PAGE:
Seattle – Amazon Web Services updated its Terms of Service on Monday and included a zombie scenario in one of the clauses. The team is not particularly known for its sense of humor but someone actually thought it was a good idea to talk about human corpses consuming living human flesh to generate interest in such a boring sector of the site.

The Terms of Service look like standard fare at the beginning. The statement reads that the use of Lumberyard Materials, from Amazon’s new 3D engine, must comply with the AWS Acceptable Use Policy.

Amazon Web Services updated its Terms of Service and included a zombie scenario in one of the clauses. Credit:

It also states that game developers must not store copyright-infringing content on the server and that the right to suspend the service at any time is reserved.

The horror movie-inspired fun starts in clause 57.10 but it is so buried down that most people would never notice. It says that it is prohibited to use the materials for life-critical or safety-critical systems, including nuclear facilities, self-driving cars, manned spacecraft and air traffic control… unless there is a “widespread viral infection transmitted via bites or contact with bodily fluids that causes human corpses to reanimate and seek to consume living human flesh”.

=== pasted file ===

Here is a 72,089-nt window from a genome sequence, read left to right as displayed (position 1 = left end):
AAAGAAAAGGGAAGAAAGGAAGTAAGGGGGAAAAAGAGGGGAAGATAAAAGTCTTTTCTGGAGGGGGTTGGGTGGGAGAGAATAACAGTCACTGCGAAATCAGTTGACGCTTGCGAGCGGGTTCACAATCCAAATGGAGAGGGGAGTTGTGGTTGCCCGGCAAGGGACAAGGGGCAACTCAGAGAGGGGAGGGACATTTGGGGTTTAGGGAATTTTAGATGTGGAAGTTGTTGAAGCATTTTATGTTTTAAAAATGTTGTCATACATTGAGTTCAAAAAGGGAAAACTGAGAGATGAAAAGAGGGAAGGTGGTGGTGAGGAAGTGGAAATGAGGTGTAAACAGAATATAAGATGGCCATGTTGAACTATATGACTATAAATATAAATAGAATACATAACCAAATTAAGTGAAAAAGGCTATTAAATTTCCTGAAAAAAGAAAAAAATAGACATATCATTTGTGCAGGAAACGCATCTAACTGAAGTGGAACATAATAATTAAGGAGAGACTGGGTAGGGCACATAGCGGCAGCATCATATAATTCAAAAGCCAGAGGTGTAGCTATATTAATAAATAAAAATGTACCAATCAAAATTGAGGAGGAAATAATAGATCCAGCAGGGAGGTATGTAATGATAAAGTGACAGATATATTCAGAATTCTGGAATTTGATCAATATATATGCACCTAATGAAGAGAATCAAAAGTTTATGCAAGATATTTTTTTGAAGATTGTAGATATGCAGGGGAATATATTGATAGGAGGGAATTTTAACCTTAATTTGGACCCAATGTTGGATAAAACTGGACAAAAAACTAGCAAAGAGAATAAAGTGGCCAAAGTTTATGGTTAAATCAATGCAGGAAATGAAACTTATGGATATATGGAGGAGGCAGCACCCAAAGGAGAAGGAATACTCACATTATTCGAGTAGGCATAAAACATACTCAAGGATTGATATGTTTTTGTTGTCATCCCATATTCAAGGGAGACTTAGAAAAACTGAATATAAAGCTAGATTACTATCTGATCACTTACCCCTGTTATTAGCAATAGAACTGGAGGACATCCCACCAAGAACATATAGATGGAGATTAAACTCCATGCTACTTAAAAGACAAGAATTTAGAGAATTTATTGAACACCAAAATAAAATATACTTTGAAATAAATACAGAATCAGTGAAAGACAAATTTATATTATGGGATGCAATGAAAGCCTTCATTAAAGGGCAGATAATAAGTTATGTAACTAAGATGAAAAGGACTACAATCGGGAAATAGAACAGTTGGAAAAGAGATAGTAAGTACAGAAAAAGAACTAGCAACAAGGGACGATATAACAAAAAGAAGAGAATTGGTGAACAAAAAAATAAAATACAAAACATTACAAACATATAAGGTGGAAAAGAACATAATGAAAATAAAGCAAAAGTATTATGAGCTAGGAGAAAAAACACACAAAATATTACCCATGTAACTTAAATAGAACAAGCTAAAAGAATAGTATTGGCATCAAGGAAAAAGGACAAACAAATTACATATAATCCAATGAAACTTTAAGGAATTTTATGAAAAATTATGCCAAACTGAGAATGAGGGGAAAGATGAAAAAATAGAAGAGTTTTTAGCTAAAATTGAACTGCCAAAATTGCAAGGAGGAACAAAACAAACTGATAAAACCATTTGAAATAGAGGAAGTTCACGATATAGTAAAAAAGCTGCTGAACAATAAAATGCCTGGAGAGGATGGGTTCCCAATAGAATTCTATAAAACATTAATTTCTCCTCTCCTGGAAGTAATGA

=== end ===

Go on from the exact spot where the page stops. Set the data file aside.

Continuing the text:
The event that could end up in the extinction of our species must be declared by the U.S. Centers for Disease Control and Prevention and the clause also specifies that infected people could be willing to drink human blood and eat brain or nerve tissue.

In the event of a zombie apocalypse in the United States, users might considerate spending their last minutes as humans using Amazon’s open-source software for creating 3D video games to run manned spacecraft and autonomous vehicles.

This kind of fun is most likely to come from Google employees, not Amazon’s. But game developers will certainly appreciate the joke, if they read the Terms of Service until the end. And of course, the little sentence in a 26,000 word document has helped promote the newly-released Lumberyard. The gaming engine must be hosted on either Amazon’s Web servers or the user’s own.

This is not the first time zombies appear in such an odd place. In 2011, the CDC released a guide named Preparedness 101: Zombie Apocalypse that was intended to prepare people for an outbreak called Ataxic Neurodegenerative Satiety Deficiency Syndrome, or ANSDS.

The usual emergency preparedness announcements never got enough attention, so they came up with the idea as they were trying to figure out the most efficient way to tell Americans what to do in the event of natural disasters such as tornadoes, hurricanes or pandemic outbreaks of influenza.

Source: Mashable